Mark Turpin's Garden Pavilion was inspired by the controversial addition of a glass pyramid to the courtyard of the Louvre in Paris during the 1980s. Architect I.M. Pei studied classical French landscape design before adding this simple geometric shape to the courtyard of the ancient buildings. The blend of modern and classical styles seems ideal for a museum that houses artwork spanning numerous centuries.
Within this miniature structure, behind French doors is a hall of mirrors, flooded with light during the day, each night reflecting the gorgeous chandelier handmade by Phyllis Tucker. James Carrington created the lovely figure and haute couture gown. She stands holding a mirror, surrounded by mirrors, lost in self-congratulation. Yet, the eye is not satisfied. Indeed, all is vanity.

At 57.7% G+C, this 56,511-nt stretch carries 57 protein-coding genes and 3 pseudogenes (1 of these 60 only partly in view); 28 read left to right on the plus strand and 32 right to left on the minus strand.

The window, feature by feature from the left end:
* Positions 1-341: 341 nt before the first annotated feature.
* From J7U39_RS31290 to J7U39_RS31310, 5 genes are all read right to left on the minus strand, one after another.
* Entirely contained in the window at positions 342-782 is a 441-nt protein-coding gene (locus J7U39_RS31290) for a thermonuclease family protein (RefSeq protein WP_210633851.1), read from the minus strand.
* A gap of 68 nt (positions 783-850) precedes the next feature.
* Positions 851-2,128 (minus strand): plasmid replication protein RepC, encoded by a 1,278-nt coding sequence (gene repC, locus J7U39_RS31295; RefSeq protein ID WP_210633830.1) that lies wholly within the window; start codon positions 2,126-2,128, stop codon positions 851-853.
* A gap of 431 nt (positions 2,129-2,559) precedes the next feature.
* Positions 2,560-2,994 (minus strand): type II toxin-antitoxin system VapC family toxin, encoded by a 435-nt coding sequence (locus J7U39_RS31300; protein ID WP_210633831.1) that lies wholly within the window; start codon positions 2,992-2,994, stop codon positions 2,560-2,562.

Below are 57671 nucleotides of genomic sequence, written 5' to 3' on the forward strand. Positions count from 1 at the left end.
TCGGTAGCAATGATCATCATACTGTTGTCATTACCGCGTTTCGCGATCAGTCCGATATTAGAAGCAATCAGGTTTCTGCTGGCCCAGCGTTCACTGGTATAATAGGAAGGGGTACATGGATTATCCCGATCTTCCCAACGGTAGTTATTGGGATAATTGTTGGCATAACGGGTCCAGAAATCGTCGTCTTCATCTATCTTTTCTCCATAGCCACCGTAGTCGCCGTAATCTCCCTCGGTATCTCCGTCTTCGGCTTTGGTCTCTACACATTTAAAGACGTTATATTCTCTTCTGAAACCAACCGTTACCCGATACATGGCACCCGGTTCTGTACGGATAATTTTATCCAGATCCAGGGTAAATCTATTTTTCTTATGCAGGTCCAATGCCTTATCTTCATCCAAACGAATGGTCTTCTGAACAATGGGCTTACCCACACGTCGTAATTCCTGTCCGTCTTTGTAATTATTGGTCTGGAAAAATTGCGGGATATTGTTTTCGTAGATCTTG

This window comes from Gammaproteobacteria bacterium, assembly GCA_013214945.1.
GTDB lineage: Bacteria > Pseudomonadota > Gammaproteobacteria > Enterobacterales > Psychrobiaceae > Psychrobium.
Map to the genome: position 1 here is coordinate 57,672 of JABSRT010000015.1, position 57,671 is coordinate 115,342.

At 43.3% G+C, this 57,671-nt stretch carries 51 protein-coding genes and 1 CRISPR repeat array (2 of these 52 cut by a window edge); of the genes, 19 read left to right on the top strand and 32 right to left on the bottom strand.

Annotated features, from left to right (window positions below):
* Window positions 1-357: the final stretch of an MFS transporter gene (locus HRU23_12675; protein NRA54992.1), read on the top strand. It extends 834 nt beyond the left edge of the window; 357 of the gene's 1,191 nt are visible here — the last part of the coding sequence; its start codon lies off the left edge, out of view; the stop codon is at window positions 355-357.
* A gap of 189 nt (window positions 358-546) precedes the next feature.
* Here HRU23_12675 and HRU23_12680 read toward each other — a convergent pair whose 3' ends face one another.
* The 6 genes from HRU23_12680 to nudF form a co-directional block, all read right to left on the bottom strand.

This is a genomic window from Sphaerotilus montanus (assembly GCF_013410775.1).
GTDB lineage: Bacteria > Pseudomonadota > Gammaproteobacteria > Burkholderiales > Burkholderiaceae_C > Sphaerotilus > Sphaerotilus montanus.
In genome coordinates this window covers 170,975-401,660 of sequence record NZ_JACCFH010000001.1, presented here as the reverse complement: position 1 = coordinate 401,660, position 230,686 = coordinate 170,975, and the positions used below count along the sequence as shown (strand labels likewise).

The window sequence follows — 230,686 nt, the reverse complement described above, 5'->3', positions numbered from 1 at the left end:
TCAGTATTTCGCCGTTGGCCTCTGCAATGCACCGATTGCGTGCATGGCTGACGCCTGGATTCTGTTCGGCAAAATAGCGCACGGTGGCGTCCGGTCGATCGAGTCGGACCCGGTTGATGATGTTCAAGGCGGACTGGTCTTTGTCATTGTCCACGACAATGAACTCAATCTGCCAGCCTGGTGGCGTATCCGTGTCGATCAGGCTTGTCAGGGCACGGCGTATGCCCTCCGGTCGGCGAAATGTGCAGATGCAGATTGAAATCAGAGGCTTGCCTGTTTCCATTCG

Outside the pavilion, corner spaces are ready to landscape, and there are twelve decorative urns. The exterior walls are painted in faux stone using ten colors, and the pyramid structure is painted blackened bronze, to complement the black-framed doors and patterned marble floor within. The mirrored walls seem to extend forever in all directions.
Construction: birch plywood, solid pine, basswood, glass, acrylic, paint.
Overall Dimensions: 20" square base x 25" high; 1:12 scale. Sold.
Garden Pavilion was featured in the March 2007 issue of Dollhouse and Miniature Scene magazine, and in the June 2007 issue of American Miniaturist magazine.
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